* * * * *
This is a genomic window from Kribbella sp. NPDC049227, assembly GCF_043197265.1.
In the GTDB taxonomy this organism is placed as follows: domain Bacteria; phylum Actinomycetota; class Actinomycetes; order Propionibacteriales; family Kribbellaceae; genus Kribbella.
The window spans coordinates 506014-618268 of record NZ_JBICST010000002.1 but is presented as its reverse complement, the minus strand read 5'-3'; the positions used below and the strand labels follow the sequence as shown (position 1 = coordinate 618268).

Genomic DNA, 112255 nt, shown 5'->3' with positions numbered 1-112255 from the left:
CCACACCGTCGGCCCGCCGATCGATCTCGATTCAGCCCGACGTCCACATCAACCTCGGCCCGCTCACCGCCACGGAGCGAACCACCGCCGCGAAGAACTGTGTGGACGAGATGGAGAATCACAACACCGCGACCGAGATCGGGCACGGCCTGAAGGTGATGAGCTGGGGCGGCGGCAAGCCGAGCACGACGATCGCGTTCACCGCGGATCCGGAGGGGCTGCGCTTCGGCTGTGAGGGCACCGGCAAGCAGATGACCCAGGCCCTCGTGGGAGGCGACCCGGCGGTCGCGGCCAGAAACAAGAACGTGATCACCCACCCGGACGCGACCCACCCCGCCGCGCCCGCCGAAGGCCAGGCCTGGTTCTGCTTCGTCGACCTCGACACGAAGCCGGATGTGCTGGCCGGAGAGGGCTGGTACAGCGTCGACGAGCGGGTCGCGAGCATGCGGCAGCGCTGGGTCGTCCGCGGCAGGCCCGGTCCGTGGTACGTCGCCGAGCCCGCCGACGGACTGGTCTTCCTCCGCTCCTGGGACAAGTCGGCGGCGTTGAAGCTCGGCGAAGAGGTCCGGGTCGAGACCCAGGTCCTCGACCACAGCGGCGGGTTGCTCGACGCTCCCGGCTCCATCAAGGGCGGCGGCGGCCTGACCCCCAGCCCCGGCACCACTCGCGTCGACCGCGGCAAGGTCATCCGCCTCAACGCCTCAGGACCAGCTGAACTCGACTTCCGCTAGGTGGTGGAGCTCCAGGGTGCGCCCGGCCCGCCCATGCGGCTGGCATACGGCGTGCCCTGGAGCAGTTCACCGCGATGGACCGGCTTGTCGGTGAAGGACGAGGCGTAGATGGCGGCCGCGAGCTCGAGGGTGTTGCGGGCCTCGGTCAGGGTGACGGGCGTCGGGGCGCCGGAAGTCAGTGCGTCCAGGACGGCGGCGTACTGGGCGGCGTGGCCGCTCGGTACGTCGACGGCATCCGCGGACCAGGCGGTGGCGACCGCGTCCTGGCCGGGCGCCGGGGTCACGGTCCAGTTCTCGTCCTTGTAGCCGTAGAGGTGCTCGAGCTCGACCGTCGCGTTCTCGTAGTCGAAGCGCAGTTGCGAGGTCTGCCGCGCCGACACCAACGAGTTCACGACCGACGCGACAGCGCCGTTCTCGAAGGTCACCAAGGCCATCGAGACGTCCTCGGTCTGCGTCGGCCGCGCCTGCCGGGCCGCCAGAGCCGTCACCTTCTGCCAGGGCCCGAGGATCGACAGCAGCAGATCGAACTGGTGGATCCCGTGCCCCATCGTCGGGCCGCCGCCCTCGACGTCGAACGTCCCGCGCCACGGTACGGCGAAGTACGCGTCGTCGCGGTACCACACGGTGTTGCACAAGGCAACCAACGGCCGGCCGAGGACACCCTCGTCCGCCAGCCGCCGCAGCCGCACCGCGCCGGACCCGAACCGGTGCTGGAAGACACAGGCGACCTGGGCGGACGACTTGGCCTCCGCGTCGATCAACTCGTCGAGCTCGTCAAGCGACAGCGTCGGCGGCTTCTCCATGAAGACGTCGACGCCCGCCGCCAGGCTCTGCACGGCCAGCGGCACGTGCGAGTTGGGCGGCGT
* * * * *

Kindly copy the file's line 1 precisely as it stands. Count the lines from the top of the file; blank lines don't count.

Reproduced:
This is a genomic window from Kribbella sp. NPDC049227, assembly GCF_043197265.1.